Why this south-east Queensland council declared a ‘climate emergency’, By Tony Wellington, July 27, 2019

Frustrated by stagnant policy at the federal level, Australian communities are looking elsewhere for responses to climate change.

Businesses, communities and, increasingly, local governments are stepping up to the plate.

Noosa council declared a climate emergency to send a strong message, according to the mayor.

As the closest tier of government to the people, it’s our responsibility to listen to the concerns of residents, and they are demanding a healthy and resilient future for their children and grandchildren.

The concerns of our communities are not being heard by the national decision-makers. Local governments have no choice but to act as climate advocates for their communities and thus take matters into their own hands.

That’s why we in Noosa shire have set ourselves a target of net-zero carbon emissions by 2026 – and our community has jumped on board.

Our modelling shows that, if action is not taken to significantly reduce global greenhouse gas emissions, a much larger proportion of our residential and commercial properties will be within the storm tide inundation zone in the year 2100.

In other words, with a projected sea-level rise of 0.8 metres and intensifying weather events, many properties could be flooded in a significant storm or else subject to coastal erosion. We need to plan for this now, not wait until it’s too late.

Noosa recently became the first Queensland council to declare a climate emergency, joining 847 other government jurisdictions across the world who have already done so. We want to send a strong message to higher levels of government that this is the most serious issue facing humankind.

Noosa council is rolling out solar panels and battery storage, adopting a wide range of energy efficiency measures and tackling methane emissions from our landfill. And we are working with our community to reduce emissions at the business and household level. Of course, there is much more to be done. But we’re not alone.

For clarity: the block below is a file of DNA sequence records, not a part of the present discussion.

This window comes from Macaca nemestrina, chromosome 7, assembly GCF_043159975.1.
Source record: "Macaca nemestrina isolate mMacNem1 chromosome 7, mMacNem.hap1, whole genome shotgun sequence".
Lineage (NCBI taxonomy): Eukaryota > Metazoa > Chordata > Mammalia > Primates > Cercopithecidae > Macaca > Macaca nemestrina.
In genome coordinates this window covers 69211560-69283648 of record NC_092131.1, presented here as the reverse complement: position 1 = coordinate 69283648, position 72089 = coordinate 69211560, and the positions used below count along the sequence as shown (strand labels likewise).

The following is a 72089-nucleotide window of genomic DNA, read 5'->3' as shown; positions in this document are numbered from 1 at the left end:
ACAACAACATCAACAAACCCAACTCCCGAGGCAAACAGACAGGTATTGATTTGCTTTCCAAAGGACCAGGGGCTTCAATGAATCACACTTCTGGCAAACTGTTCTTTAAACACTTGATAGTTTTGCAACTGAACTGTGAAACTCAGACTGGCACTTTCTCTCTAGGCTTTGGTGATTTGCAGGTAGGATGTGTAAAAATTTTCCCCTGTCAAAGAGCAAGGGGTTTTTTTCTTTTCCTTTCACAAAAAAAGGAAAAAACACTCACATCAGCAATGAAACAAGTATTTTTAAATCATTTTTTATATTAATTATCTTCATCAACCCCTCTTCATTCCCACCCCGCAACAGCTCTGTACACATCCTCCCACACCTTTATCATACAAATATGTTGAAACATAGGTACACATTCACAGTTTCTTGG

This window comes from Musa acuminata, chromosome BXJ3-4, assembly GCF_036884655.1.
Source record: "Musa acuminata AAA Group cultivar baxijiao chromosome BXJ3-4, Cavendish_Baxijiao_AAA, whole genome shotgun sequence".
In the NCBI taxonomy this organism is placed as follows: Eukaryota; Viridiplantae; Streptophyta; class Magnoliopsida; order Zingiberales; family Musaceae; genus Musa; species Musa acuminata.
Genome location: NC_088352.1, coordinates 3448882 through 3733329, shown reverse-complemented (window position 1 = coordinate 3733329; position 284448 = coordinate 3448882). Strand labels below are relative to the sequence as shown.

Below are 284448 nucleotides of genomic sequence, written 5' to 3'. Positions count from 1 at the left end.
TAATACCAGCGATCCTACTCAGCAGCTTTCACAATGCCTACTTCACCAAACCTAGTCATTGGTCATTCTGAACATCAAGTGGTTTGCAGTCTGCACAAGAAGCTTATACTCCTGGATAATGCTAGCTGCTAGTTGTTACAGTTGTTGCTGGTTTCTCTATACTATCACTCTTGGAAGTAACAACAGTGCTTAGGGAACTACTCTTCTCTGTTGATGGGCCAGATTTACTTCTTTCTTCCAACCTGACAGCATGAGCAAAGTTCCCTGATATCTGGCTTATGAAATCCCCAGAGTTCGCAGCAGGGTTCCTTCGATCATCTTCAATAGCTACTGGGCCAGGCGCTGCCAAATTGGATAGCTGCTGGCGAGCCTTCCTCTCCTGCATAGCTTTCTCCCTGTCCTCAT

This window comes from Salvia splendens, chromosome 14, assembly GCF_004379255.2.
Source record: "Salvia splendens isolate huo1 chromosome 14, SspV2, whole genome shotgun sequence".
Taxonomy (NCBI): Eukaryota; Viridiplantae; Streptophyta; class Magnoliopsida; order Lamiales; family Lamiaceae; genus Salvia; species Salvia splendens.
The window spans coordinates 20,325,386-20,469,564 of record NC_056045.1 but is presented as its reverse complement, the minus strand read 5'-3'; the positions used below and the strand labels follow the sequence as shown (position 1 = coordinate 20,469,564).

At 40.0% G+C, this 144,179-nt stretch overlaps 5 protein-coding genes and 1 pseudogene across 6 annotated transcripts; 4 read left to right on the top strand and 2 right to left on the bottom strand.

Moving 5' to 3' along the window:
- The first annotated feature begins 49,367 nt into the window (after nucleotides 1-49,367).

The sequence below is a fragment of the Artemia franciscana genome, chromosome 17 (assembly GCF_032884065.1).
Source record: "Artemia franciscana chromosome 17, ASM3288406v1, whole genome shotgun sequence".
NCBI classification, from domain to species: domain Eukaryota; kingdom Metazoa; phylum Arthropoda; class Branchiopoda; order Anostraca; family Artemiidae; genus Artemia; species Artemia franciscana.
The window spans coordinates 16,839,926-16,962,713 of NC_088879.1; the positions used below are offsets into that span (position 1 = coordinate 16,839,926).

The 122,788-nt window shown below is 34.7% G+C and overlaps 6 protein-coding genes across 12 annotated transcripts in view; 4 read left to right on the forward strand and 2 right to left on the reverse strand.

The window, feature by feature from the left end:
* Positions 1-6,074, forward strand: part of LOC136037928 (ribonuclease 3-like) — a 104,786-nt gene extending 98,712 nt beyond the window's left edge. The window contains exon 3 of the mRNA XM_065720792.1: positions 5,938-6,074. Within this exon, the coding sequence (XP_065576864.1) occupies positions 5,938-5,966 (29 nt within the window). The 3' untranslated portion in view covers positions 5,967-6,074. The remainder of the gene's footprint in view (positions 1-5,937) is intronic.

We’re just one of many councils across the country who are rising to the challenge of climate change. From the Huon Valley in Tasmania to Port Douglas in northern Queensland, councils are working together through alliances such as the Cities Power Partnership.

We need to learn from each other and share our knowledge because we’re all in this together. Every local government wants to see sustainable, healthy communities that thrive in the future. And, like it or not, the future is renewable energy. Tony Wellington is the Mayor of Noosa Shire Council 

July 29, 2019 Posted by | climate change - global warming, Queensland, solar | Leave a comment

State Development Minister Cameron Dick says that Nuclear power would gut Queensland

Nuclear power would gut Qld, minister says, Sonia KohlbacherAAP, Wednesday, 24 July 2019

A senior Queensland politician has shot down a push by a handful of federal politicians to reconsider nuclear power.

The state’s energy and farming sectors would be gutted if Queensland played host to a nuclear power plant, State Development Minister Cameron Dick told a budget estimates hearing on Wednesday.

Mr Dick was responding to several coalition MPs who want to explore the viability of nuclear power, which is banned under federal law.

“A nuclear power plant would be a disaster for industry, for jobs and for growth in our state,” Mr Dick said.

“We’ve got new energy industries, industries that will create jobs for our children, that will be completely gutted by this proposal.” Mr Dick said nuclear power would run renewable energy sources out of town at a time of significant investment, strangle efforts to build a hydrogen industry and require massive government subsidies to get off the ground.

The nuclear push is being led by Hinkler MP Keith Pitt with the backing of Senator James McGrath, while other MPs within the ranks of Prime Minister Scott Morrison’s government have failed to dismiss it when probed.

Energy and Emissions Reduction Minister Angus Taylor noted the ban when asked to rule it out in federal parliament on Tuesday.

“We’re not focused on the fuel source, we are focused on the outcome,” he said.

Mr Taylor said there were no plans to overturn the ban.

July 25, 2019 Posted by | politics, Queensland | Leave a comment

Queensland’s nuclear cowboy MPs join One Nation’s Marlk Latham to push for nuclear power

Nationals MPs urge rethink on nuclear, THE AUSTRALIAN GRAHAM LLOYD, ENVIRONMENT EDITOR, 24 JUNE 19,   Scott Morrison is being asked to support a full investigation of nuclear energy in Australia.

Queensland Coalition MPs Keith Pitt and James McGrath have drafted a letter to the Prime Minister together with proposed terms of reference for an inquiry, which will be delivered this week.

The letter will call for a review of advances in nuclear energy including small nuclear reactors and thorium technology, both of which could produce less radioactive waste than existing nuclear plants.